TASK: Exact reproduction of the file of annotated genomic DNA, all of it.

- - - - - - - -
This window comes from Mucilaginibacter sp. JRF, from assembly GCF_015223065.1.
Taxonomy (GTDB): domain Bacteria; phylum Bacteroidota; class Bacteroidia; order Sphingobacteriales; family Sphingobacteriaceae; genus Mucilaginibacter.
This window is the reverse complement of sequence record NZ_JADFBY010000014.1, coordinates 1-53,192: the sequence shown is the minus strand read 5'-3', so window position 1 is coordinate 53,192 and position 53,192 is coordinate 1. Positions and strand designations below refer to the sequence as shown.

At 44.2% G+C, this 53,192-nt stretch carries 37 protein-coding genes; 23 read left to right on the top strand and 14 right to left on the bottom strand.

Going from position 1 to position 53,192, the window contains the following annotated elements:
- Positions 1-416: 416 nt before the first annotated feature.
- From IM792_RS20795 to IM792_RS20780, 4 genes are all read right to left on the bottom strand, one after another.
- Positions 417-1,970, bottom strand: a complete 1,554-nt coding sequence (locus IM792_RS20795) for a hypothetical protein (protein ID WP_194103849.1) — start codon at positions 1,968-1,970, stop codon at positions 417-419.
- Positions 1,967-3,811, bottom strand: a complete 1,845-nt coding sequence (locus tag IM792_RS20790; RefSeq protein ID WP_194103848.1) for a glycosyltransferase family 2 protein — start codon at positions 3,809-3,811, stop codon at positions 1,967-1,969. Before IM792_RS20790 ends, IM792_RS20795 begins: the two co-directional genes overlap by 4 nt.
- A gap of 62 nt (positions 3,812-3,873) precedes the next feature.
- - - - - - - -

This window comes from Mucilaginibacter sp. JRF, from assembly GCF_015223065.1.
Taxonomy (GTDB): domain Bacteria; phylum Bacteroidota; class Bacteroidia; order Sphingobacteriales; family Sphingobacteriaceae; genus Mucilaginibacter.
This window is the reverse complement of sequence record NZ_JADFBY010000014.1, coordinates 1-53,192: the sequence shown is the minus strand read 5'-3', so window position 1 is coordinate 53,192 and position 53,192 is coordinate 1. Positions and strand designations below refer to the sequence as shown.

At 44.2% G+C, this 53,192-nt stretch carries 37 protein-coding genes; 23 read left to right on the top strand and 14 right to left on the bottom strand.

Going from position 1 to position 53,192, the window contains the following annotated elements:
- Positions 1-416: 416 nt before the first annotated feature.
- From IM792_RS20795 to IM792_RS20780, 4 genes are all read right to left on the bottom strand, one after another.
- Positions 417-1,970, bottom strand: a complete 1,554-nt coding sequence (locus IM792_RS20795) for a hypothetical protein (protein ID WP_194103849.1) — start codon at positions 1,968-1,970, stop codon at positions 417-419.
- Positions 1,967-3,811, bottom strand: a complete 1,845-nt coding sequence (locus tag IM792_RS20790; RefSeq protein ID WP_194103848.1) for a glycosyltransferase family 2 protein — start codon at positions 3,809-3,811, stop codon at positions 1,967-1,969. Before IM792_RS20790 ends, IM792_RS20795 begins: the two co-directional genes overlap by 4 nt.
- A gap of 62 nt (positions 3,812-3,873) precedes the next feature.